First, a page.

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STAFF SERGEANT IRVING ZIFFER
a/k/a Ziff the Sniff
a/k/a Uncle Icky
July 3, 1918 – November 21, 2008

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Irv Ziffer, the LAPD narcotics detective in my books, is named after my uncle, a decorated WWII combat veteran, the most selfless person I ever knew, and unquestionably one of the Greatest Generation’s greatest heroes.

In my books he is known as Ziff the Sniff.

In life everyone called him Uncle Icky.

He was born and raised in a tough neighborhood in upper Manhattan. He was an outstanding athlete, a devoted son and brother, and a true patriot. At 18 he enlisted in the NY National Guard. In 1940 his unit was federalized. A year later came Pearl Harbor, and he was in the first wave of troops to be sent to the Pacific.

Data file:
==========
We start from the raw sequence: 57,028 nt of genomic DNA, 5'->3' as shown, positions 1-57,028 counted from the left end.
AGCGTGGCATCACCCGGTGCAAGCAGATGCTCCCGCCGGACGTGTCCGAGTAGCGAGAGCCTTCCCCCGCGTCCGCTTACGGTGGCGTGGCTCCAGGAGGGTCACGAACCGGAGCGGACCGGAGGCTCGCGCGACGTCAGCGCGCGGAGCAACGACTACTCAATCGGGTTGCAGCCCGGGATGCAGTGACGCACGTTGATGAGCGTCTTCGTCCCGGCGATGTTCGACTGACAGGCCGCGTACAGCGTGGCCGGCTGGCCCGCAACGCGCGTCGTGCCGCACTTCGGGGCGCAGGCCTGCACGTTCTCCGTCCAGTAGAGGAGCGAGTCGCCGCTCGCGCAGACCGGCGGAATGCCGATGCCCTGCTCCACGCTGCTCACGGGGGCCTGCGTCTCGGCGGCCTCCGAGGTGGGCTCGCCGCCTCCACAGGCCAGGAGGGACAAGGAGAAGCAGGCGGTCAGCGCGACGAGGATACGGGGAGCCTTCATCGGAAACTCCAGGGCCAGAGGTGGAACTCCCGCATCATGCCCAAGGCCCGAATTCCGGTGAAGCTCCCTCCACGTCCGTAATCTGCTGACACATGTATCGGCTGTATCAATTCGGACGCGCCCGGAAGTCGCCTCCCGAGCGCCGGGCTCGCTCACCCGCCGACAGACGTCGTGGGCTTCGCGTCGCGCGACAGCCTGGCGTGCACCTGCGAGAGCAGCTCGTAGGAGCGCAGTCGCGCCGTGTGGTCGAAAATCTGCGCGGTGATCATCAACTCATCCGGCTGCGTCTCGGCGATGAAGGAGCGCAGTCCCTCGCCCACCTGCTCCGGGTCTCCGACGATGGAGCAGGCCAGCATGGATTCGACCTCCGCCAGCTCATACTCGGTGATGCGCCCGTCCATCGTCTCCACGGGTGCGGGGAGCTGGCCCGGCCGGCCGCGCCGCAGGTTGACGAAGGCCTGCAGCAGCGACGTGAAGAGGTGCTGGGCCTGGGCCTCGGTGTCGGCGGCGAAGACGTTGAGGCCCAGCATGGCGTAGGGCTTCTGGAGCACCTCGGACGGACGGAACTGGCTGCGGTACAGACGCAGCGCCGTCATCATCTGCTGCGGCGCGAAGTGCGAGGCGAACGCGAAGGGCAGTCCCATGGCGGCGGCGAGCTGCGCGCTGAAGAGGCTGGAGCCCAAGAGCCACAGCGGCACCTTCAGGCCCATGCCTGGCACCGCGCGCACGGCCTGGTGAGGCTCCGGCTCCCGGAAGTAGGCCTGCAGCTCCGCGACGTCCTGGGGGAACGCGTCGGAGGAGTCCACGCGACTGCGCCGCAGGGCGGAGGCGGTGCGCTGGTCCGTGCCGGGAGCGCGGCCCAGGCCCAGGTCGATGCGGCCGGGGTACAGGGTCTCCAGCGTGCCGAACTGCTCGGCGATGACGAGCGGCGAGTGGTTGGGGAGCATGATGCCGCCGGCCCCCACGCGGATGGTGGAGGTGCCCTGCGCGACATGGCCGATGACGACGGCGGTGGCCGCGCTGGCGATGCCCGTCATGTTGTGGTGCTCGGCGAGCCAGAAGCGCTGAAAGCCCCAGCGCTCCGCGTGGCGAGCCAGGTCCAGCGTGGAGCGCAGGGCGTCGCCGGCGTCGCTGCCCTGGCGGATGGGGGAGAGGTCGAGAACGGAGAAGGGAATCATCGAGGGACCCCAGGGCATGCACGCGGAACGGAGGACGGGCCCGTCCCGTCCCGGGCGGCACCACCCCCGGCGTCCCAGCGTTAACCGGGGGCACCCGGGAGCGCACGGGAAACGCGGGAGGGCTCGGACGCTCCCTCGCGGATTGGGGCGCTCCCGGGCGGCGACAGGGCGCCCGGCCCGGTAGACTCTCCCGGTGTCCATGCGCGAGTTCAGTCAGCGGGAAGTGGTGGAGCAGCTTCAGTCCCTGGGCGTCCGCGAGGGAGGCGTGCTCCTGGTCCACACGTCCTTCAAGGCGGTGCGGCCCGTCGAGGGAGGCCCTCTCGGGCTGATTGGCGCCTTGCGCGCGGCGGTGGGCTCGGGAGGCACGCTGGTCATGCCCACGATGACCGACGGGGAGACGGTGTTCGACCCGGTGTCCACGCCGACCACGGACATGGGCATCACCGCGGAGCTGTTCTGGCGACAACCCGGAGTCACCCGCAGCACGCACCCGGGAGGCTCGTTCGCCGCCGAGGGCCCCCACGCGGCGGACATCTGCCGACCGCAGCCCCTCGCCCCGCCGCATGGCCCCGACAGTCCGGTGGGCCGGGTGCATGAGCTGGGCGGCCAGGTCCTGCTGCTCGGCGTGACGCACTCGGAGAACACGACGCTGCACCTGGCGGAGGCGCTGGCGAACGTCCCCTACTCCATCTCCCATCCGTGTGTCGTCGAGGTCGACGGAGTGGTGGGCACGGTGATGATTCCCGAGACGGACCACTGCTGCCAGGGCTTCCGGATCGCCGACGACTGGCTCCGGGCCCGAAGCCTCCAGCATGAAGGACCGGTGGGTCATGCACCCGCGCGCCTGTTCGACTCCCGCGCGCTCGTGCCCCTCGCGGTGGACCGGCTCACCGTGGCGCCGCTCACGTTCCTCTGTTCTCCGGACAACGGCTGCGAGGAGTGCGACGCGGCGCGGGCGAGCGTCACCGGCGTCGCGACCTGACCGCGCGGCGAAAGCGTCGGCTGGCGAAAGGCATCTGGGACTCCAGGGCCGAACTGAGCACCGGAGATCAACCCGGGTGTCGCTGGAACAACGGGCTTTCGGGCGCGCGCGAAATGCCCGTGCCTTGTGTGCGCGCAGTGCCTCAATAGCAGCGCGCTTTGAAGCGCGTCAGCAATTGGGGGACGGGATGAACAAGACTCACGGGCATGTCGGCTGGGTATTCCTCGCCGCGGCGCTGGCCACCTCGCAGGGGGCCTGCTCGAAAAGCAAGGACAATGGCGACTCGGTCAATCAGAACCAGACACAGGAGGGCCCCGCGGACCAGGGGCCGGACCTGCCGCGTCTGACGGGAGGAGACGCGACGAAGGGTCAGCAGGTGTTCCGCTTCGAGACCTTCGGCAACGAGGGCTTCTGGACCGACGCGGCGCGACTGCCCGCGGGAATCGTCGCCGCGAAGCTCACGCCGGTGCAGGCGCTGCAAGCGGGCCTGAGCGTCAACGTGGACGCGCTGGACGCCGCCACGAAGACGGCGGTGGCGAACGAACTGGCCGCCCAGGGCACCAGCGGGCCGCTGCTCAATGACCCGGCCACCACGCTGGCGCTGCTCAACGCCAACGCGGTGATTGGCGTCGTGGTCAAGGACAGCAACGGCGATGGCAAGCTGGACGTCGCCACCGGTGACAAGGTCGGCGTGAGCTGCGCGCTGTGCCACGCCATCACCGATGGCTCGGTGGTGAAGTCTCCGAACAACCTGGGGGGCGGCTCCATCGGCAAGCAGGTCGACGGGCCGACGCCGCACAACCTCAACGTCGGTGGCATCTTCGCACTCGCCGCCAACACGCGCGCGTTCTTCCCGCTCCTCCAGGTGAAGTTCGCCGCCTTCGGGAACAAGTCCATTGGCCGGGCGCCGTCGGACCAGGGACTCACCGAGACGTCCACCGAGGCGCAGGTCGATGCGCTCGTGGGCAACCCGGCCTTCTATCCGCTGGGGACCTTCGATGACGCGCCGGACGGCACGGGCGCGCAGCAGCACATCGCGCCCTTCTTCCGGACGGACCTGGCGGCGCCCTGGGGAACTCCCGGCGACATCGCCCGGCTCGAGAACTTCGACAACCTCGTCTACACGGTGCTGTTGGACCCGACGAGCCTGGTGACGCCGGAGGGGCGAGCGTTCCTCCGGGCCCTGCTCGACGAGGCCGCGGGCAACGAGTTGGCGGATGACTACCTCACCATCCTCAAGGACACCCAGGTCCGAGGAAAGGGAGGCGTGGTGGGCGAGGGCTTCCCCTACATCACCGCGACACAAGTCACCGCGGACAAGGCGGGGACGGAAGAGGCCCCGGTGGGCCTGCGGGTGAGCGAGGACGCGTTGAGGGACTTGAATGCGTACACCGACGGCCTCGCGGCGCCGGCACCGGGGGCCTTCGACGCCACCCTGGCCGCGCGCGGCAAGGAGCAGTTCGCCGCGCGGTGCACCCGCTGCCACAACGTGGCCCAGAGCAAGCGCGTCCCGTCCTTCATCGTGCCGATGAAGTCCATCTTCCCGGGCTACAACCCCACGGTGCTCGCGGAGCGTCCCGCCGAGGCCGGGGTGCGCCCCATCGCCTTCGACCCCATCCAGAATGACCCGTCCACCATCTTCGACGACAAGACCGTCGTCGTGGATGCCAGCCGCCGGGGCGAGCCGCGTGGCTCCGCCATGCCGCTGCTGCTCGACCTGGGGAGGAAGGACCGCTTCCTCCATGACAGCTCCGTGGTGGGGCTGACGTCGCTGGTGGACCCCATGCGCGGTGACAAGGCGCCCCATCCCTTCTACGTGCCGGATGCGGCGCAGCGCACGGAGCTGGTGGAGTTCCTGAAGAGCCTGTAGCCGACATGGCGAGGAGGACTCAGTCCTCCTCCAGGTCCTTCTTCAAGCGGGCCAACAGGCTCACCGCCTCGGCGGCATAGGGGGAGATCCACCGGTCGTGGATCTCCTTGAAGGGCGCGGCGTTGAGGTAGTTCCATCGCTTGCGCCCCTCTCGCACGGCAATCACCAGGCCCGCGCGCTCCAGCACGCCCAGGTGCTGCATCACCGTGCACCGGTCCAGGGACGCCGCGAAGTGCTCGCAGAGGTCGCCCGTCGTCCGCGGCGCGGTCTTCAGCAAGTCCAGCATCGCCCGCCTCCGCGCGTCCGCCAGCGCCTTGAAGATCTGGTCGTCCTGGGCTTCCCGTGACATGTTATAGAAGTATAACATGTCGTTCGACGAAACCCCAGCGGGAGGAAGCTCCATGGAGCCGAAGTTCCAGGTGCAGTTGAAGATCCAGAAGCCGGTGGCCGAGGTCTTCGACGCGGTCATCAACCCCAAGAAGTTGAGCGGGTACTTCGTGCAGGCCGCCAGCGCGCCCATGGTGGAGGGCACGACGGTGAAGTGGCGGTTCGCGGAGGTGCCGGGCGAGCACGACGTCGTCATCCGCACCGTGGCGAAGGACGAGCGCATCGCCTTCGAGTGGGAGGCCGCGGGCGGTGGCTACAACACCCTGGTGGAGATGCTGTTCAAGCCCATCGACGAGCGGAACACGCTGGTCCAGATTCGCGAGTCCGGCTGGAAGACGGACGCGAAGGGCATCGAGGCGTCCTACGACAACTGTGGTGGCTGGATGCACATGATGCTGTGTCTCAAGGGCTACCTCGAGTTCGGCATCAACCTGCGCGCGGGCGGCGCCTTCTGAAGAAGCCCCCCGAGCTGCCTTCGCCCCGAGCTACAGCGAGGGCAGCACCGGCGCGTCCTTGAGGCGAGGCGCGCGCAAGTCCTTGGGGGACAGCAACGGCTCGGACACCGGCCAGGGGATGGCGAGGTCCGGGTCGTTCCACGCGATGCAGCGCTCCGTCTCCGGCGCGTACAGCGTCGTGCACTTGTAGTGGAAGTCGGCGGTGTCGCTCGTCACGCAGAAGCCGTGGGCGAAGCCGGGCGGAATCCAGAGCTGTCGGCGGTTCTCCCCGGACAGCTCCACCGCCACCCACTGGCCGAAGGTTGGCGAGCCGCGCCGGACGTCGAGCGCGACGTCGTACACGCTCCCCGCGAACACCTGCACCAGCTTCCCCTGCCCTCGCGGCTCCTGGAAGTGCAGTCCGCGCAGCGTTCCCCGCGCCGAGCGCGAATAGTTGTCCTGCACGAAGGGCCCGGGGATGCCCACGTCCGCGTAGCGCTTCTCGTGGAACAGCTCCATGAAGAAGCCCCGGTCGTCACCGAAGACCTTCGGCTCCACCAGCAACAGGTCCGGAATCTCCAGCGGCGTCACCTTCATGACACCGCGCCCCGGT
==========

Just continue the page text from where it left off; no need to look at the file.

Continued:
He spent the next four years in combat.

If you asked him where he was stationed, he’d just smile. He was never stationed. He went from island to island to island. He was a moving target. One day in Saipan, he didn’t move fast enough. He was shot.

They told him at the hospital that he needed six months to recover so they could get the shrapnel out. Then he’d be shipped back to the states. He said no. He was a platoon leader. He wasn’t going home while his men were still on the front lines. He went back into combat.

Over the course of the war, he was offered two battlefield commissions, but he turned them down, because that might mean he would have to operate from behind the lines, and he wanted to be on the front with his men.

Then he got wounded again. Okinawa. Artillery blast. He recovered from his wounds and went back into combat until the war ended.

He spent a total of five years and five days in service. I once asked him if he were brave, patriotic, stubborn, or stupid. His answer — all of the above.

I don’t think so. There are no stupid heroes.